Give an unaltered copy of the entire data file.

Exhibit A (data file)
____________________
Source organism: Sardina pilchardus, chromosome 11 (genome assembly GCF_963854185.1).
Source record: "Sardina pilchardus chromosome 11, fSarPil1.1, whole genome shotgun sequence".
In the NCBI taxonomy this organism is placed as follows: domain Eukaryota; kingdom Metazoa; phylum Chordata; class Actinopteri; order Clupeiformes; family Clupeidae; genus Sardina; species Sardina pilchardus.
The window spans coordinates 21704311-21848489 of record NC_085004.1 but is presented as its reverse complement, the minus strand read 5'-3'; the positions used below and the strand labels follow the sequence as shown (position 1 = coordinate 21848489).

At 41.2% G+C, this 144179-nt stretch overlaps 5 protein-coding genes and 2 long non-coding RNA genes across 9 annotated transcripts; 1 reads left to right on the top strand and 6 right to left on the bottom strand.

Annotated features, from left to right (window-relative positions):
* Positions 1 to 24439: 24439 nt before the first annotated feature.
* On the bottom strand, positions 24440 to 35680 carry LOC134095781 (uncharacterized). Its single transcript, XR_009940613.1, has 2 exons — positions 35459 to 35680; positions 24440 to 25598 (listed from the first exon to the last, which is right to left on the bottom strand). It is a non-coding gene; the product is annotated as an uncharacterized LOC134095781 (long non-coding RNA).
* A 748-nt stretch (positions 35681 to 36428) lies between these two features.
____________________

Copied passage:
Source organism: Sardina pilchardus, chromosome 11 (genome assembly GCF_963854185.1).
Source record: "Sardina pilchardus chromosome 11, fSarPil1.1, whole genome shotgun sequence".
In the NCBI taxonomy this organism is placed as follows: domain Eukaryota; kingdom Metazoa; phylum Chordata; class Actinopteri; order Clupeiformes; family Clupeidae; genus Sardina; species Sardina pilchardus.
The window spans coordinates 21704311-21848489 of record NC_085004.1 but is presented as its reverse complement, the minus strand read 5'-3'; the positions used below and the strand labels follow the sequence as shown (position 1 = coordinate 21848489).

At 41.2% G+C, this 144179-nt stretch overlaps 5 protein-coding genes and 2 long non-coding RNA genes across 9 annotated transcripts; 1 reads left to right on the top strand and 6 right to left on the bottom strand.

Annotated features, from left to right (window-relative positions):
* Positions 1 to 24439: 24439 nt before the first annotated feature.
* On the bottom strand, positions 24440 to 35680 carry LOC134095781 (uncharacterized). Its single transcript, XR_009940613.1, has 2 exons — positions 35459 to 35680; positions 24440 to 25598 (listed from the first exon to the last, which is right to left on the bottom strand). It is a non-coding gene; the product is annotated as an uncharacterized LOC134095781 (long non-coding RNA).
* A 748-nt stretch (positions 35681 to 36428) lies between these two features.